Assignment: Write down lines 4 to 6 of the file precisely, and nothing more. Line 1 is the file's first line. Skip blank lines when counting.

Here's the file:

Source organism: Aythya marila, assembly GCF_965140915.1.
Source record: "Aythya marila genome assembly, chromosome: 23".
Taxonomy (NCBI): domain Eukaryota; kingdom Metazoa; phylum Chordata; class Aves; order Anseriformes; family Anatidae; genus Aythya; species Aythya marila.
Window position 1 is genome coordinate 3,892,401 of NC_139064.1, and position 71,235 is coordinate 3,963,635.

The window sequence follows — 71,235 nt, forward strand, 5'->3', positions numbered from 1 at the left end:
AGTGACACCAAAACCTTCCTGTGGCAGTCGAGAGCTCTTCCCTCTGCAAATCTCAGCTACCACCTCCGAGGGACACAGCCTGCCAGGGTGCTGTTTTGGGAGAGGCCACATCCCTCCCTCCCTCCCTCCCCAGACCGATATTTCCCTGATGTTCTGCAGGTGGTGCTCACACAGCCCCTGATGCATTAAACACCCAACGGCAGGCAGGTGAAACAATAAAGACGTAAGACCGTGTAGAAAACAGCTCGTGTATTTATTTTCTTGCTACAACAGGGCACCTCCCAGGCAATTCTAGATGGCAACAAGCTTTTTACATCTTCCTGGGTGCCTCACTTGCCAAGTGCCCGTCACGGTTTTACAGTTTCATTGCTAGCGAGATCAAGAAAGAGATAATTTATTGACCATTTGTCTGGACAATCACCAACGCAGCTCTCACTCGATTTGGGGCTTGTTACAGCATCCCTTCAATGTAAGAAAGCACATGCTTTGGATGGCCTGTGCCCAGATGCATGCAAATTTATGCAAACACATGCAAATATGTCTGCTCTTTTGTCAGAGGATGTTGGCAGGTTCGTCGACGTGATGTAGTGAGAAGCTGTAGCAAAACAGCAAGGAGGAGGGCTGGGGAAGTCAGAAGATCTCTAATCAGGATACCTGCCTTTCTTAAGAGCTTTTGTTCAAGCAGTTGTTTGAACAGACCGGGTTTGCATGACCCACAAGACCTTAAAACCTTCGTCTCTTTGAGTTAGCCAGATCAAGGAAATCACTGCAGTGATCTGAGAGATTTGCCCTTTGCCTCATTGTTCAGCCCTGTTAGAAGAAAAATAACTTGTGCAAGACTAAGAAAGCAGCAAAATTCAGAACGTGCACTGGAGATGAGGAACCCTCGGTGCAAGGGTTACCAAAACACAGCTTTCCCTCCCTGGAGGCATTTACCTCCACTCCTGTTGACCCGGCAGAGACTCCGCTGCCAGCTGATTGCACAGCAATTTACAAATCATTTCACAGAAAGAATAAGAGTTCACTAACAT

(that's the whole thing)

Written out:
Window position 1 is genome coordinate 3,892,401 of NC_139064.1, and position 71,235 is coordinate 3,963,635.

The window sequence follows — 71,235 nt, forward strand, 5'->3', positions numbered from 1 at the left end:
AGTGACACCAAAACCTTCCTGTGGCAGTCGAGAGCTCTTCCCTCTGCAAATCTCAGCTACCACCTCCGAGGGACACAGCCTGCCAGGGTGCTGTTTTGGGAGAGGCCACATCCCTCCCTCCCTCCCTCCCCAGACCGATATTTCCCTGATGTTCTGCAGGTGGTGCTCACACAGCCCCTGATGCATTAAACACCCAACGGCAGGCAGGTGAAACAATAAAGACGTAAGACCGTGTAGAAAACAGCTCGTGTATTTATTTTCTTGCTACAACAGGGCACCTCCCAGGCAATTCTAGATGGCAACAAGCTTTTTACATCTTCCTGGGTGCCTCACTTGCCAAGTGCCCGTCACGGTTTTACAGTTTCATTGCTAGCGAGATCAAGAAAGAGATAATTTATTGACCATTTGTCTGGACAATCACCAACGCAGCTCTCACTCGATTTGGGGCTTGTTACAGCATCCCTTCAATGTAAGAAAGCACATGCTTTGGATGGCCTGTGCCCAGATGCATGCAAATTTATGCAAACACATGCAAATATGTCTGCTCTTTTGTCAGAGGATGTTGGCAGGTTCGTCGACGTGATGTAGTGAGAAGCTGTAGCAAAACAGCAAGGAGGAGGGCTGGGGAAGTCAGAAGATCTCTAATCAGGATACCTGCCTTTCTTAAGAGCTTTTGTTCAAGCAGTTGTTTGAACAGACCGGGTTTGCATGACCCACAAGACCTTAAAACCTTCGTCTCTTTGAGTTAGCCAGATCAAGGAAATCACTGCAGTGATCTGAGAGATTTGCCCTTTGCCTCATTGTTCAGCCCTGTTAGAAGAAAAATAACTTGTGCAAGACTAAGAAAGCAGCAAAATTCAGAACGTGCACTGGAGATGAGGAACCCTCGGTGCAAGGGTTACCAAAACACAGCTTTCCCTCCCTGGAGGCATTTACCTCCACTCCTGTTGACCCGGCAGAGACTCCGCTGCCAGCTGATTGCACAGCAATTTACAAATCATTTCACAGAAAGAATAAGAGTTCACTAACAT